eISSN: 2319-1163 | pISSN: 2321-7308

CONCLUSIONS
In contrast with the zinc phosphate full system coating [1], zinc rich full system gave the same conclusion as the thinner coatings [2] where the coating resistance from EIS cannot be controlling the corrosion reaction. The activation energies generated for the corrosion process here (7897 kJmol-1) are very much higher than those of ion transport through the coating (1937 kJmol-1) during early immersion (Figure 13). Further interesting findings come from the activation energy trends over time particularly for the corrosion process where the value is decreasing, so that at the end of exposure the values for Rp and Rct become quite similar. It is suggested that at this stage ion transport in the coating might be controlling the corrosion process unlike at the beginning; the activation energy is getting smaller due to coating degradation.

[8] C.A. Gervasi, A. R. Di Sarli, E. Cavalcanti, O. Ferraz, E.C. Bucharsky, S. G. Real, J. R. Vilche, The Corrosion Protection of Steel in Sea Water using Zinc-Rich Alkyd Paints. An Assessment of the Pigment-Content Effect by EIS, Journal of Corrosion Science, 36, 12 (1994), p. 1963-1972 [9] C. M. Abreu, M. Izquierdo, M. Keddam, X. R. Nvoa, H. Takenouti, H. Electrochemical Behaviour of Zinc-Rich Epoxy Paints in 3% NaCl Solution, Electrochimica Acta, 41, 15 (1996) p. 2405-2415 [10] J.E.O. Mayne, Electrochemical Behaviour of Paint Films in Sea-Water, Chemistry and Industry (1951) [11] Z. Sharer Sahir, Investigation of Protective of Organic Coatings by Thermal Testing and Electrochemical Techniques, DPhil Thesis, University of Oxford, 2011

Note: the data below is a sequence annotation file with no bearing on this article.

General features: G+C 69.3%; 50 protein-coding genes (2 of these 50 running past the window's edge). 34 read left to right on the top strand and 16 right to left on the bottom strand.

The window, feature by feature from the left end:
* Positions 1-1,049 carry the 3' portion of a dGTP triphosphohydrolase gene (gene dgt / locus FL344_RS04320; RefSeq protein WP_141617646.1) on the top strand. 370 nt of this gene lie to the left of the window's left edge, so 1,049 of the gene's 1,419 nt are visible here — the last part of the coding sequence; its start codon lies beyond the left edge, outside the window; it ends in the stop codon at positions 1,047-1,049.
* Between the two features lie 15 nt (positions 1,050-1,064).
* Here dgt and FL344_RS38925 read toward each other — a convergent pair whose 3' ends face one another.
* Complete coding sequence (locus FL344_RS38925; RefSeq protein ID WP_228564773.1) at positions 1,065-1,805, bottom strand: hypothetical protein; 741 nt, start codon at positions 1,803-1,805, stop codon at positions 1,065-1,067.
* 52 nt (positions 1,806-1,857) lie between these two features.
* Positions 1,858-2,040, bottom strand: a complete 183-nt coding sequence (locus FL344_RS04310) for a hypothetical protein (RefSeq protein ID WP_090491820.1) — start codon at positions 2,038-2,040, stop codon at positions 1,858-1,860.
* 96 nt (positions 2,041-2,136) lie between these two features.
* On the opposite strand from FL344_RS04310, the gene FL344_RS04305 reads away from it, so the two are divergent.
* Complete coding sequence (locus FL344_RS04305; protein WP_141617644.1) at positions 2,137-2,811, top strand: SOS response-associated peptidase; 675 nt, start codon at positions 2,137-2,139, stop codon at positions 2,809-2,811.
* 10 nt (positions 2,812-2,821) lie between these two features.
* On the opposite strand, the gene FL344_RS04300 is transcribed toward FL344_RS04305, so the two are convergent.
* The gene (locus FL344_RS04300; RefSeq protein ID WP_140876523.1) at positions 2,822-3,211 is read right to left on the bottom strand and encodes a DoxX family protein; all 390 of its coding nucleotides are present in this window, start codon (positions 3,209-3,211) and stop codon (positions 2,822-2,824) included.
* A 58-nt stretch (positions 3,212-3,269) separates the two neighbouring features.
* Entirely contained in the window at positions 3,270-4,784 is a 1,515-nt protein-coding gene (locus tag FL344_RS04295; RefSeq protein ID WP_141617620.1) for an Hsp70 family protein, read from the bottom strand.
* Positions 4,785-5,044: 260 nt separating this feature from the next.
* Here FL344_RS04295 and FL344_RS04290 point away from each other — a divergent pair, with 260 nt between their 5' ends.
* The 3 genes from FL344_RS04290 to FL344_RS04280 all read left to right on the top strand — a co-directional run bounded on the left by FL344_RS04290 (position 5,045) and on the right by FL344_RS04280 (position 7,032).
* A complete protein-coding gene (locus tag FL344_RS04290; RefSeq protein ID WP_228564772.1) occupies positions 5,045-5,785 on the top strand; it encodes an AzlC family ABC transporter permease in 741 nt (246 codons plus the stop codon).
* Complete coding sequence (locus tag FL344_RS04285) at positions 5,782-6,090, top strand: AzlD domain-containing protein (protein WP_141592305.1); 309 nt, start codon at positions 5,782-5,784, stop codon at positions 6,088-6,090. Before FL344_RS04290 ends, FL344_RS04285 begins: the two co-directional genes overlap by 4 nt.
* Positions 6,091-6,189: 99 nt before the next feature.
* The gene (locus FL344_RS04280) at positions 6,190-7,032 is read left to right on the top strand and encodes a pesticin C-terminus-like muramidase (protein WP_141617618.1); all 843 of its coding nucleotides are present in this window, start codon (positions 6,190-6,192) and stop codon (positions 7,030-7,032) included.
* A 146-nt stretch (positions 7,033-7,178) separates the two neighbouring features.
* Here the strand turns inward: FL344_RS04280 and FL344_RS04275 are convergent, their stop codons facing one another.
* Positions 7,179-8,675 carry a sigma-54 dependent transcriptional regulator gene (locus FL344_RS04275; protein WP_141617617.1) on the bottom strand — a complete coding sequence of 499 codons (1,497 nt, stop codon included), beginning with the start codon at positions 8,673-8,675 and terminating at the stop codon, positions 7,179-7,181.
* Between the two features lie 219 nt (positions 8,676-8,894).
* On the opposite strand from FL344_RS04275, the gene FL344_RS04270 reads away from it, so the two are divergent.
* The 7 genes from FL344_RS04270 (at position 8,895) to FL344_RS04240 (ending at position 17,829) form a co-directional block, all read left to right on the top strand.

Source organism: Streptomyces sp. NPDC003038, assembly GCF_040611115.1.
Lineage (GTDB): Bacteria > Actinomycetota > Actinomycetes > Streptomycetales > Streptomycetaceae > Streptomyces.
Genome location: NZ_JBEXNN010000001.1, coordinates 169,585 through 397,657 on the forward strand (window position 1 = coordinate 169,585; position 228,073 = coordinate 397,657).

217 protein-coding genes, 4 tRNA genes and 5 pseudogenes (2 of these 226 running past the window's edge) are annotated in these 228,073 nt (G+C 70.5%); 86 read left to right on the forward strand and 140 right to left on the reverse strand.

ACKNOWLEDGEMENTS
We are grateful to Ministry of Higher Education of Malaysia for awarding the scholarship that supported this research and Shell Global Solution International BV for providing samples and financial support.

REFERENCES
[1] Z. Sharer Sahir, J.M. Sykes, Effect of Temperature on the Impedance Response of Coated Metals, Application of Electrochemical to Organic Coating, Conference Paper, Switzerland (2013) [2] Z. Sharer, J. Sykes, Insights into Protection Mechanisms of Organic Coatings from Thermal Testing with EIS, Progress in Organic Coatings, 74, 2 (2012), p. 405-409 [3] A. Meroufel, S.Touzain, EIS Characterization of New Zinc-Rich Powder Coatings Journal of Progress in Organic Coatings, 59, 3 (2007), p. 197-205 [4] S. Feliu, Jr., R. Barajas, J. M. Bastidas, M. Morcillo, S. Felliu, Study of Protection Mechanism of Zinc Rich Paints by Electrochemical Impedance Spectroscopy, Electrochemical Impedance: Analysis and Interpretation, ASTM STP 1188, J.R. Scully, D.C. Silverman and M.W. Kending (eds) American Society for Testing and Materials, Philadelphia (1993) p. 438-449 [5] D. Pereira, J. D. Scantlebury, M. G. S. Ferreira, M. E. Almeida, The Application of Electrochemical Measurements to the Study and Behaviour of Zinc-Rich Coatings Journal of Corrosion Science, 30, 11 (1990), p. 1135-1147 [6] S. E. Faidi, J. D. Scantlebury, P. Bullivant, N. T. Whittle, R. Savin, An Electrochemical Study of Zinc-Containing Epoxy Coatings on Mild Steel, Journal of Corrosion Science, 35,5-8 (1993), p. 1319-1328 [7] X.R. Novoa, M. IZquierdo, P. Merino, L. Espada, Electrical Impedance Spectroscopy and Zero Resistance Ammeter (ZRA) as Tools for Studying the Behaviour of ZincRich Inorganic Coatings, Materials Science Forum, 44&45 (1989) p. 223 234

__________________________________________________________________________________________
Volume: 02 Issue: 10 | Oct-2013, Available @ http://www.ijret.org 139